The following morning I was up at 6.30 to prepare for the day’s ride and had my first chance to see the hotel properly. We were staying at Lopesan Costa Meloneras, a swanky resort with numerous heavenly looking swimming pools, including a 100 metre long infinity pool stretching out to the ocean. After helping myself to muesli, yoghurt, fruit and eggs from the plentiful breakfast buffet I popped down to the bike room to meet the rest of the crew and pick up my rental bike from Free Motion Bike Centre – a Canondale Supersix Evo.
#followcontador – Day #3What was it like to ride with Alberto Contador? Check it out!
Fundación Contador Team
Credits: Dario Tubaldo / Your Big Stories
Posted by Polartec on Thursday, 3 November 2016
Our first ride was due to roll out at 8am but it was decided to postpone until the afternoon – it was raining (very rare in Gran Canaria) and the previous day’s downpour had washed gravel onto the roads and left them kind of greasy.
After lunch we headed on a shortened route to the one we had mapped out in our guidebooks, taking a leisurely roll along the coast to warm our legs up then turning inland to test ourselves on a climb. Each day of the trip there was one nominated Strava segment on which we’d pit ourselves against one and other. The climb wasn’t that steep but it was hot, long and slow – I suck at climbing even when I’ve not had time off riding. After a fun descent (trying to avoid rocks on the road) I gave it some beans and powered along the valley floor to the coast road, all smiles.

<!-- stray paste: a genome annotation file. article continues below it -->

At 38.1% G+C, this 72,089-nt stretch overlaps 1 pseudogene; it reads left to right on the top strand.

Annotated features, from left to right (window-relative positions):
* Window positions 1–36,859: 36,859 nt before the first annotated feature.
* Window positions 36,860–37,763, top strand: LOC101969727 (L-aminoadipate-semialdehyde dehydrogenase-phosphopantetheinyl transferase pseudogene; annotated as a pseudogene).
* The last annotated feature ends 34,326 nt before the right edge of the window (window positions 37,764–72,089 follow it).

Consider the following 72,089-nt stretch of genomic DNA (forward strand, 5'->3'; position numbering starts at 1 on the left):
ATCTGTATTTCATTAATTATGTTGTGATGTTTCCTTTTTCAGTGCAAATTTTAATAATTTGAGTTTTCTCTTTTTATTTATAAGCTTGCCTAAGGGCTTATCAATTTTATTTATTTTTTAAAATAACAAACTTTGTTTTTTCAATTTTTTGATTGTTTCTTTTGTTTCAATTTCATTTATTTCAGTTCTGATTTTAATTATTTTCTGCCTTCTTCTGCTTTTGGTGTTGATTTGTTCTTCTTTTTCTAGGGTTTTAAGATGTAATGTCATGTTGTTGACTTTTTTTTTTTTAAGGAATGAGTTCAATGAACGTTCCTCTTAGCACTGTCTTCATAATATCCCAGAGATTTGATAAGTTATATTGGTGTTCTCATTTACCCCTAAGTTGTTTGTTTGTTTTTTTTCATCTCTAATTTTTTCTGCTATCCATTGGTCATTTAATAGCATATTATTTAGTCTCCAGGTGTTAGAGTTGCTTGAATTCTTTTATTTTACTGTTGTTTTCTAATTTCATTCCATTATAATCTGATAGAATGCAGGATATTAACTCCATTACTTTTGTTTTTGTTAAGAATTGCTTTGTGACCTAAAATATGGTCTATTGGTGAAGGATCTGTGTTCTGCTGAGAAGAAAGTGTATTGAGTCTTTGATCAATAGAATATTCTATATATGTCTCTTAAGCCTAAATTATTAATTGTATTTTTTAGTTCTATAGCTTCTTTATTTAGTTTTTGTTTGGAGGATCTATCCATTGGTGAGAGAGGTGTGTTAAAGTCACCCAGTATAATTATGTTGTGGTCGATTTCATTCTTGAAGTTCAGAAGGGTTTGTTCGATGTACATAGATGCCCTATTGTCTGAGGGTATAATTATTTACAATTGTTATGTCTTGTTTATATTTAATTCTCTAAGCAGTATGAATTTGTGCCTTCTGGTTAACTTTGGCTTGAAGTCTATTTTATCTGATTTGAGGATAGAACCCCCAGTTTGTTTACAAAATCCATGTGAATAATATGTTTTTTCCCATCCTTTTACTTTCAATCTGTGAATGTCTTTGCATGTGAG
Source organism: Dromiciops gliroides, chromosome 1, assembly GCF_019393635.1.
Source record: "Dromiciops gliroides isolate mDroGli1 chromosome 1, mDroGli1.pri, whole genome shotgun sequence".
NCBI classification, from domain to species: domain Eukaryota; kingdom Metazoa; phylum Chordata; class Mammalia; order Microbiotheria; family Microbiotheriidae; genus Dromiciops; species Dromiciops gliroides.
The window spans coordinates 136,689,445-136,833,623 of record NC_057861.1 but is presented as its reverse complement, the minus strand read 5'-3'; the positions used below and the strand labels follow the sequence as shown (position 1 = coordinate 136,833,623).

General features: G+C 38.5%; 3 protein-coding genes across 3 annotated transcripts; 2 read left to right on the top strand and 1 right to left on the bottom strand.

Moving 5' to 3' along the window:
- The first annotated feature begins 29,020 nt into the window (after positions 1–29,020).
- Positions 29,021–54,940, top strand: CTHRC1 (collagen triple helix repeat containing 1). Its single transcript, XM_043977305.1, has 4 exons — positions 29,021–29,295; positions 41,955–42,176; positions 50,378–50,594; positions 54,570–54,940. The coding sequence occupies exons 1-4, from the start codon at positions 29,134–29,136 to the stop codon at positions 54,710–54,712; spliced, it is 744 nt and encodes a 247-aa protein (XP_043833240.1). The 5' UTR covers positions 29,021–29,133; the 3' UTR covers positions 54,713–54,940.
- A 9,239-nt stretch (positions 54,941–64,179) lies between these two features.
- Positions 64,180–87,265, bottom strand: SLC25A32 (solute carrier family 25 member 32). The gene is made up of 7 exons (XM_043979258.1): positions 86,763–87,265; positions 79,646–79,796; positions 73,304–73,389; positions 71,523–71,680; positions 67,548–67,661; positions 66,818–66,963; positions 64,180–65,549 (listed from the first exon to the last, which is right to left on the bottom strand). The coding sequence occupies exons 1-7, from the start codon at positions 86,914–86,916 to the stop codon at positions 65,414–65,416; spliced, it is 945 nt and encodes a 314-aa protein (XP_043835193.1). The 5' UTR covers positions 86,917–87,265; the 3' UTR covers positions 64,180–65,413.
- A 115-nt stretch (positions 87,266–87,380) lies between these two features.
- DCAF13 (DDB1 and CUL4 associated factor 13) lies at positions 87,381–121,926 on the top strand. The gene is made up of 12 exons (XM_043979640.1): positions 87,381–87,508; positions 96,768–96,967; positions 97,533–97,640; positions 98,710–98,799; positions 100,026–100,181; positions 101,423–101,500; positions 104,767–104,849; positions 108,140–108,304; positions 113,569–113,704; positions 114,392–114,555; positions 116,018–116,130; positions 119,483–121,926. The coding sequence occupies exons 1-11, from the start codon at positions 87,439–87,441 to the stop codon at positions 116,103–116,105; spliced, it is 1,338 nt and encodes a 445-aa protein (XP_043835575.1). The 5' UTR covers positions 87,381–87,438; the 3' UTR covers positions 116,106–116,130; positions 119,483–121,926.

Follow Contador Day #2
Gran Canaria is a climber’s paradise and our schedule was designed to challenge us. Our briefing the day before had outlined what sounded like a pretty tough ride – 82km with a 1800m of climbing.
Joined by Contador, we rolled out along the coast at a much speedier pace of around 35km/p/h with plenty of 45km/p/h surges, quite the opposite to Day 1’s warm up. After around 27km we turned up into the hills for a climb of around 30km, the road hugging a series of rocky hills and winding its way up and around the arid landscape on the way to San Bartolome de Tirajan. We’d left rather late and it was hotter than is usual – by this time in the proceedings was scorching, nearing 40 degrees. I tried to settle into a rhythm and get on with it, sipping water as I watched the climbers shoot off and Contador basically fly!